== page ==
Thanks so much!

    • stevewyborney@gmail.com on December 21, 2018 at 6:47 am

      Hi, AJ. To download it, click the blue link above each picture. Then click the blue link on the download page and then it should download right to your computer. Let me know if you have any trouble with that process. Thanks for commenting.

      • AJ Wall on December 21, 2018 at 10:07 am

        Thanks so much! I didn’t see that before. I’ve them now – can’t wait to try them!

      • Sara Ostrander on January 29, 2019 at 7:53 am

        Hello…I really want to try one of these with my students but cannot get the reveal to cooperate. I may try it anyway but seems like it would be better with a reveal. Any suggestions?
        Thank you.

        • stevewyborney@gmail.com on February 20, 2019 at 8:28 pm

          Great question. 9 times out of 10 the solution lies in going back and making sure that the show is playing. You can use most of the slides just by clicking through, but the reveal slide in particular requires that the show is playing to work.

    • cp on January 17, 2019 at 1:02 pm

      These are so great. My students love them. Will you be making more that are directed towards the younger years?

      • stevewyborney@gmail.com on January 18, 2019 at 6:40 am

        Yes, I have more for the younger years. I’m looking forward to posting them.

  7. Sharon Enea on December 19, 2018 at 9:57 am

    This is great! I tried my first EstiMystery today with my small groups! It was a big hit! The math conversations were amazing and lead to increased student number sense! Thank you so much!

    • stevewyborney@gmail.com on December 21, 2018 at 6:49 am

      Hi, Sharon. It’s great to hear this! Thank you for letting me know. There are more to come soon!

  8. Kris Weir on December 17, 2018 at 3:06 pm

    My 4th graders have loved these and ask daily if new Esti-Mysteries are available. They have even started making their own for their buddy class and the Kindergarten classes at our school. Thanks for inspiring them!

  9. Linda Colletti on December 12, 2018 at 9:31 pm

    Hi Steve,
    I would love it if you would make more smaller numbers Esti-Mysteries. I teach Kindergarten and these would be so good for them.
    Thanks.

    • stevewyborney@gmail.com on December 13, 2018 at 8:57 pm

      Hi Linda,
      I have several more that I’ll share soon. It sounds like I should bump one of the kindergarten versions to the top of the list. Hopefully you’ll see one soon!

      • Linda Colletti on December 13, 2018 at 10:03 pm

        Excellent, thanks so much!

        • stevewyborney@gmail.com on December 22, 2018 at 8:55 am

          My pleasure, Linda! Thank you for leaving a comment!

      • Morgan on December 18, 2018 at 10:49 am

        I did the eraser one with my 1st graders and they loved it! I would love some more of these designed for younger grades.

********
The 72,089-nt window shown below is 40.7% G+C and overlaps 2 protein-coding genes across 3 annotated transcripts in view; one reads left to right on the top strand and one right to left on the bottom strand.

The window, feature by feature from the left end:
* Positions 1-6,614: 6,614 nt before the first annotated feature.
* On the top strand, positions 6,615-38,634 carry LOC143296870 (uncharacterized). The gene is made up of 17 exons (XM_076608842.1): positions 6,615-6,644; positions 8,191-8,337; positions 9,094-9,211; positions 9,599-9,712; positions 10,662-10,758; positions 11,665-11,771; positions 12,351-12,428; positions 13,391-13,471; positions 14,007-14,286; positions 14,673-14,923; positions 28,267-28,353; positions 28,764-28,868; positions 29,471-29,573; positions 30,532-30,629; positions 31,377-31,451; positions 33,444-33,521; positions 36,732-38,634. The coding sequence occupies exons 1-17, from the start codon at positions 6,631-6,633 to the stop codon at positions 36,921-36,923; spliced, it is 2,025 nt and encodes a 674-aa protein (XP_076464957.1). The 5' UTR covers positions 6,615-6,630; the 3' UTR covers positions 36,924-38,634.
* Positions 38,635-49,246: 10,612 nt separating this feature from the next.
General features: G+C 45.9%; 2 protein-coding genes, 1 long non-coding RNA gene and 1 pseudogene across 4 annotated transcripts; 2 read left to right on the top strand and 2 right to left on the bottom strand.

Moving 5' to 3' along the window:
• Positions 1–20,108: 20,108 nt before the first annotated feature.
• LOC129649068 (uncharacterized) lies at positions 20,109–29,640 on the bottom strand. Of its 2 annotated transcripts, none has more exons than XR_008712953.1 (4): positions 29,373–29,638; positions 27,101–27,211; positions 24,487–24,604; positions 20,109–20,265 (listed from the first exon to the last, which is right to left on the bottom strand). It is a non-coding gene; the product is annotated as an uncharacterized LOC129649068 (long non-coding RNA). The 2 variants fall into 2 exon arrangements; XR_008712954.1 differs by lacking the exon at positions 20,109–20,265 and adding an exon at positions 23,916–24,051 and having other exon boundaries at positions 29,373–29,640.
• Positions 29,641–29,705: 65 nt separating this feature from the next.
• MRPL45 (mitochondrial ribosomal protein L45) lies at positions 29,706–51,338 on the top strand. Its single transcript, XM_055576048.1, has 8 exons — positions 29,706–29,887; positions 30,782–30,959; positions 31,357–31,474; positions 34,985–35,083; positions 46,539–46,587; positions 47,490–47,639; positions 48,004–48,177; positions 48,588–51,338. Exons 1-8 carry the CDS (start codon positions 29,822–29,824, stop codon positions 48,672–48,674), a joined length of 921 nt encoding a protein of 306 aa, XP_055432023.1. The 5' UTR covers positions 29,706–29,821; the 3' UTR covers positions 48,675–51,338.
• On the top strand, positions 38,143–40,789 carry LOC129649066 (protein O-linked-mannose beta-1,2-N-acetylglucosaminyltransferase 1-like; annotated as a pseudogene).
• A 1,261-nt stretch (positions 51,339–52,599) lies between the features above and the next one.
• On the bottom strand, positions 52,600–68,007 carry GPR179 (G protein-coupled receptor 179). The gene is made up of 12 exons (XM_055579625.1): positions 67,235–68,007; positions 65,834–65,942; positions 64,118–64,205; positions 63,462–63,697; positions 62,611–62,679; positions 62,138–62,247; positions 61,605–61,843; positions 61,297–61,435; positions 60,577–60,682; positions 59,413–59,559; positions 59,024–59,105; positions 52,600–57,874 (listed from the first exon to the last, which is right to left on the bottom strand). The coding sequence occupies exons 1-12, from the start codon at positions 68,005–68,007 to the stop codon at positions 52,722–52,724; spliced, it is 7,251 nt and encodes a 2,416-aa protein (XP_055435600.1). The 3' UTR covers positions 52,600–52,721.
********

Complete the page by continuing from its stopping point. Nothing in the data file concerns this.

• stevewyborney@gmail.com on December 21, 2018 at 6:55 am

          Thanks, Morgan. I’ll be making more soon.

  10. K on December 12, 2018 at 8:57 pm

    Hi Steve, Thank you so much for all of the time and effort that you put into creating these presentations. My fourth graders love them! We use them nearly every day for our morning warm-ups or number talks. The are the fuel for some wonderful math conversations and I think it is wonderful that you keep them free. Thank you for being so generous and for supporting busy teachers with such high quality resources.

    • stevewyborney@gmail.com on December 13, 2018 at 8:58 pm

      My pleasure! I’m really glad to hear how much your students love them and also how they are having such rich conversations!

  11. Linda Colletti on December 12, 2018 at 8:53 pm

    Hi Steve,
    I would love it if you would do more smaller numbers Esti-Mysteries. I teach Kindergarten and these would be so good or them.
    Thanks.

  12. Patti Kleinhanzl on December 11, 2018 at 10:21 am

    I did this with a group of third graders. They cheered so loudly when they got the answer correct, that the teacher next door had to come and see what we are doing. I’m now going to do the lesson with her class tomorrow!

    • stevewyborney@gmail.com on December 13, 2018 at 9:00 pm

      I love it! What a great way to spread the enthusiasm! If I heard cheering in the next classroom I would go find out what was going on, too.
      Thanks for sharing!

  13. iuliia on December 11, 2018 at 9:54 am

    Great slides, but the red “reveal” box does not disappear… not sure if that is how it should work…

    • stevewyborney@gmail.com on December 13, 2018 at 9:01 pm

      If you play the PowerPoint, it should disappear at the end. However, if it doesn’t a simple trick is (when it’s not playing) to simple drag the box off of the number that is below it.

  14. Jaime on November 30, 2018 at 6:58 am

    Help! I can’t get the answer to reveal for esti-mystery 6! Am I doing something wrong?

    • stevewyborney@gmail.com on December 6, 2018 at 6:40 am

      Hi Jamie,

      I just caught this comment and will put the answer at the end in case you can’t find it there. The answer is to be sure the PPT is playing so that it will make the red reveal box disappear. A 2nd option is to slide the red box out of the way. If all of that doesn’t work 70.